What is....

A glossary for Continuous Improvement language from Japan 

Continuous Improvement Glossary

‘Continuous Improvement Language’ contains a dazzling amount of (Japanese) terms and abbreviations.

Missing any? Let me know!  


What is Aimai?

Aimai means: Vague, ambiguous.

Used to describe a situation, layout or instruction that is unclear and non-specific and causing confusion.

Even the most critical business process in most companies (yes even within the ones with big names) earn the title AIMAI.
The fact that things nevertheless keep on going, is due to the workforce that seams to be able to perform miracles every day, not due to the smooth and unambiguous processes and organization.


What is an ‘Andon’?

An ‘Andon’ is a visual control device in a production area, typically a lighted overhead display, giving the current status of the production system and alerting team members to emerging problems.


Andon Board

Andon Board

Andon Tower at machine

Andon Tower at machine


Anshin means: Peace of mind, Mindful

Describes the condition where things are made clear and a person’s mind can rest easy from worry.

Business Process Reengineering

Reengineering is about radical change. Business process reengineering (BPR) differs from continuous (incremental) improvement programs that place emphasis on small, gradual changes, of which the object is to improve on what an organization is already doing. It is not about ‘ Kaizen’ (small steps) but about ‘ Kaikaku’  (break-through improvement) in more or less the same way as Makigami is. In the traditionally incremental change to improve business performance, typically one of several forms are taken, e.g., quality (total quality management), automation, reorganization, downsizing, and rightsizing. In contrast, BPR is:

  1. Not just automation, although it often uses technology in creative and innovation ways.
  2. Not just reorganization, although it almost always requires organizational change.
  3. Not just downsizing, although it usually improves productivity.
  4. Not just quality, although it is almost always focused on customer satisfaction and processes that support it.

BPR is a balanced approach that may contain elements of more traditional improvement programs with which it is often confused. However, BPR is much more than that.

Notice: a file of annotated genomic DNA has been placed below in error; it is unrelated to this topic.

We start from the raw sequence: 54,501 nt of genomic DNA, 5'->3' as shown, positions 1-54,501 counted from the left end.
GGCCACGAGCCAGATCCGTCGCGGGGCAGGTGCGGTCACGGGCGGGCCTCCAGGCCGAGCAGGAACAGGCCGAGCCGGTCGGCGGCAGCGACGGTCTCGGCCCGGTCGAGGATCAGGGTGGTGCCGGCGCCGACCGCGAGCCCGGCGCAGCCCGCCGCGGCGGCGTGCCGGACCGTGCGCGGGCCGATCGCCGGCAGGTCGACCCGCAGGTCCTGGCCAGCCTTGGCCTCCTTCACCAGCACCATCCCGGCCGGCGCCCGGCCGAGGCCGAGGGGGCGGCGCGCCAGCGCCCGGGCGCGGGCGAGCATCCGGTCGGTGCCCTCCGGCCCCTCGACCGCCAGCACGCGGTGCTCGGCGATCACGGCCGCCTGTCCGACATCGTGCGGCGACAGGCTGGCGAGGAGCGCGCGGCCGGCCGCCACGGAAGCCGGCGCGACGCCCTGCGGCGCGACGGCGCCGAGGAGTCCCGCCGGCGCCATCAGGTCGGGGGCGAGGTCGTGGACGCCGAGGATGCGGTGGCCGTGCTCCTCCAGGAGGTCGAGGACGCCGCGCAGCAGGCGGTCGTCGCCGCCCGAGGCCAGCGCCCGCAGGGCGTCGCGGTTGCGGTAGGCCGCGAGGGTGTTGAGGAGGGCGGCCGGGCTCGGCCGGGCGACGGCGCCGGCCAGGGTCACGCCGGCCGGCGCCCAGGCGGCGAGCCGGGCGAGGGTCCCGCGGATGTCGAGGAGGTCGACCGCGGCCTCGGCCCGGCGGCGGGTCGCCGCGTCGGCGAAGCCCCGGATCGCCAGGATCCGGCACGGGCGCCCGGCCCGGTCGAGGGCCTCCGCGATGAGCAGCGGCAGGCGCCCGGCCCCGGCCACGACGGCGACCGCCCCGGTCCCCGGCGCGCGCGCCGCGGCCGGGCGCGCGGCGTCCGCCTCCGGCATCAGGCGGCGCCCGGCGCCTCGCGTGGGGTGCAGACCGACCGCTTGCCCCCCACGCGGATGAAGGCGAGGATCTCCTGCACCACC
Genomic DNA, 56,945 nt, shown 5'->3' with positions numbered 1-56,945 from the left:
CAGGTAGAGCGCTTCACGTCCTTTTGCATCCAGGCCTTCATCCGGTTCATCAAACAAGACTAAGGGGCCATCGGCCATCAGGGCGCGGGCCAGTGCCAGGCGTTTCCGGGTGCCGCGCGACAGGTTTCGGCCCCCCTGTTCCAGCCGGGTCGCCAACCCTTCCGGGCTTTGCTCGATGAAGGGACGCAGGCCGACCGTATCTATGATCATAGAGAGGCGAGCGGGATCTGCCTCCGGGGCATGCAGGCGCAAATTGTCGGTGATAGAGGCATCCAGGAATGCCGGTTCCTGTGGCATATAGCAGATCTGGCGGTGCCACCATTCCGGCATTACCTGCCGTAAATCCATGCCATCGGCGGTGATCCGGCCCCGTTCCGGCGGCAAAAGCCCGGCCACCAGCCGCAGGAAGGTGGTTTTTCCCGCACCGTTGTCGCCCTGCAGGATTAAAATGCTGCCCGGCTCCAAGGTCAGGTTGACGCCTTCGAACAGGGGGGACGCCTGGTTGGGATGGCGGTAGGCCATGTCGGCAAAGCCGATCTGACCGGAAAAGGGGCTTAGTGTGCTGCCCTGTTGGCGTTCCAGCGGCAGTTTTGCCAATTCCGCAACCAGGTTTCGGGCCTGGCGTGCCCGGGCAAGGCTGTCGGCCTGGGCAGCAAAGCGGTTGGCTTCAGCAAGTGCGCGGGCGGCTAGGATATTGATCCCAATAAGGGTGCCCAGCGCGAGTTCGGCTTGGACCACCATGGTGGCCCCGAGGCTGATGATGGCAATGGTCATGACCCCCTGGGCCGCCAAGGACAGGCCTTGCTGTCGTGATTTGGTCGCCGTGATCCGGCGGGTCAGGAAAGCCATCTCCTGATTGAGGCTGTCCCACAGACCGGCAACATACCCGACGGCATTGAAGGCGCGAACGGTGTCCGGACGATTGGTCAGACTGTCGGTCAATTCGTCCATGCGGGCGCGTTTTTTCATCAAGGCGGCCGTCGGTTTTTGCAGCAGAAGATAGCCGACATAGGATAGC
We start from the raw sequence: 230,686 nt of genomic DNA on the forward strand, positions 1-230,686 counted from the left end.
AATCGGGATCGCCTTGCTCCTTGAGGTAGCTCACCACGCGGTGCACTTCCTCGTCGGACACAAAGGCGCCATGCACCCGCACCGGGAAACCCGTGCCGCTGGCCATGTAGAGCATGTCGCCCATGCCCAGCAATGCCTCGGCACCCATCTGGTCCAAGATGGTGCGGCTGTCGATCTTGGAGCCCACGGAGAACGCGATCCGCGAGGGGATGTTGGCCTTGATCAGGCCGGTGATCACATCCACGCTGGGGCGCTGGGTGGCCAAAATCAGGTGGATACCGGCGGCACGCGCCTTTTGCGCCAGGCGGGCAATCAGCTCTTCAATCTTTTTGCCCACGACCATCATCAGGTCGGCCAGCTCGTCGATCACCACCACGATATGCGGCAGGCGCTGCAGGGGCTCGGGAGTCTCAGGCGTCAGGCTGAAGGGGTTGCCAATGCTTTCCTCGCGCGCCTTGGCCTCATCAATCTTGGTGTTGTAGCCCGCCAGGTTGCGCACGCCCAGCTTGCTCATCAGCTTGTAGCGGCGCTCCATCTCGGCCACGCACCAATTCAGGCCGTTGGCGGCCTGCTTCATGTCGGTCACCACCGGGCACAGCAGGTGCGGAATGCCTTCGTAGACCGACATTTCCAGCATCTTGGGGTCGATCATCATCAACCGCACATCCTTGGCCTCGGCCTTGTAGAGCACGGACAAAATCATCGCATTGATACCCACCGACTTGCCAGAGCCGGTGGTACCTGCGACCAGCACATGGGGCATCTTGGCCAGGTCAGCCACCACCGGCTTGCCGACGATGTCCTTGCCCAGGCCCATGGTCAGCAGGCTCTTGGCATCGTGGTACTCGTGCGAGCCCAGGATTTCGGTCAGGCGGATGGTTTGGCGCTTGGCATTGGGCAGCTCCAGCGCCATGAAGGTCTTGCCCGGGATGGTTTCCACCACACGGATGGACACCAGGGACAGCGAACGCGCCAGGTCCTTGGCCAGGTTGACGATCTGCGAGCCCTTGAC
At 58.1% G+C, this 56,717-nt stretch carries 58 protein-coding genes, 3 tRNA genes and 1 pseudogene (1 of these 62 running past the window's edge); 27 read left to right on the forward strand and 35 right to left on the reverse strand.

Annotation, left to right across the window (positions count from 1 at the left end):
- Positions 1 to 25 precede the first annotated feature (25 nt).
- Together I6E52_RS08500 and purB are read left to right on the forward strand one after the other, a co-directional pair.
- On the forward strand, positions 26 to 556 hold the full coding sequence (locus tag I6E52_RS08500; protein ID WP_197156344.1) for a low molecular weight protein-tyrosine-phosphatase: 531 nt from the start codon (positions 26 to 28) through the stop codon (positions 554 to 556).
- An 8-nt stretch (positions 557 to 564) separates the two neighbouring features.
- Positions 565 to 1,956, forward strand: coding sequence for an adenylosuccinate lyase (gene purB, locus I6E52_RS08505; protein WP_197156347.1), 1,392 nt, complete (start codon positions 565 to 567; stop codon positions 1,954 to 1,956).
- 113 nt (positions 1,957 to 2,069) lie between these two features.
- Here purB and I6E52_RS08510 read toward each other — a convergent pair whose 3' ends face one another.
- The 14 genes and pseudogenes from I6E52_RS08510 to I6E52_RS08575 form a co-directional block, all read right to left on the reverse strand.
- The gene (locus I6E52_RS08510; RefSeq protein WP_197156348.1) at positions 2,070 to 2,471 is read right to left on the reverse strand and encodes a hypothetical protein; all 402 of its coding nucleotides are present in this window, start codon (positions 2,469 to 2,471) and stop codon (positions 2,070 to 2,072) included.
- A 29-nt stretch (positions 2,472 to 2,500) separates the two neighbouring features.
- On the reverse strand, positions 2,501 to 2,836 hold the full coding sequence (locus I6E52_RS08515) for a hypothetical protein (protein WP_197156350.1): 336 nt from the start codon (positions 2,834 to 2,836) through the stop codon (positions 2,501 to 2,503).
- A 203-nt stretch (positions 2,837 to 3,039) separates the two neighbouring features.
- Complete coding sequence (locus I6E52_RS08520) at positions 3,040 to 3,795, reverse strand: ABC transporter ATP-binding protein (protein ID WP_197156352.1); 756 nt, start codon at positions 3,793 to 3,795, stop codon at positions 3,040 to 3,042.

First, BPR seeks breakthroughs in important measures of performance rather than incremental improvements.

Second, BPR pursues multifaceted improvement goals, including quality, cost, flexibility, and speed, accuracy, and customer satisfaction concurrently. To accomplish these outcomes, BPR, like lean, TPM, Makigami etc.  adopts a process perspective of the business, while other programs retain functional (departmental) perspectives. It also involves a willingness to rethink how work should be done, even if it means totally discarding current practices if that should prove necessary.

BPR also takes a holistic approach to business improvement, leveraging technology and empowering people, which encompasses both the technical aspects of process (technology, standards, procedures, systems, and controls) and other social aspects (organization, staffing, policies, jobs, career paths, and incentives)

(adapted from Manganelli R.L. and Klein M.M., The Reengineering Handbook, 1994).

A magnificent technique to use in such a BPR process is the makigami process analysis.

Gemba (also Genba)


What is Hanedashi?

Literally “Automatic Discharge”.

The machine throws the produced part automatically out; the operator only charges the machine.


Hiku - Osu



Hoshin Kanri (or Policy Deployment)

What is Hoshin Kanri?

Hoshin Kanri means: Policy Deployment

It is a structured -step by step- approach, cascading the company’s objectives down through hierarchy and functions within the organisation, ending with the implementation of specific improvement projects on the shop floor.

It ensures that every employee can know WHAT has to be achieved, and that all these achievements are in line with each other.

See: Policy Deployment








Lean Manufacturing

Mitsu-Zo (also: Moon shining)


Mizu sumashi


Muda – Mura – Muri




Obeya - Obeyaka

OEE - Overall Equipment Effectiveness


Resilient processes



Shingo Prize



Six Sigma

Small Group Activity - SGA

SMED - Single Minute Exchange of Dies


TPM - Total Productive Manufacturing

WCM - World Class Manufacturing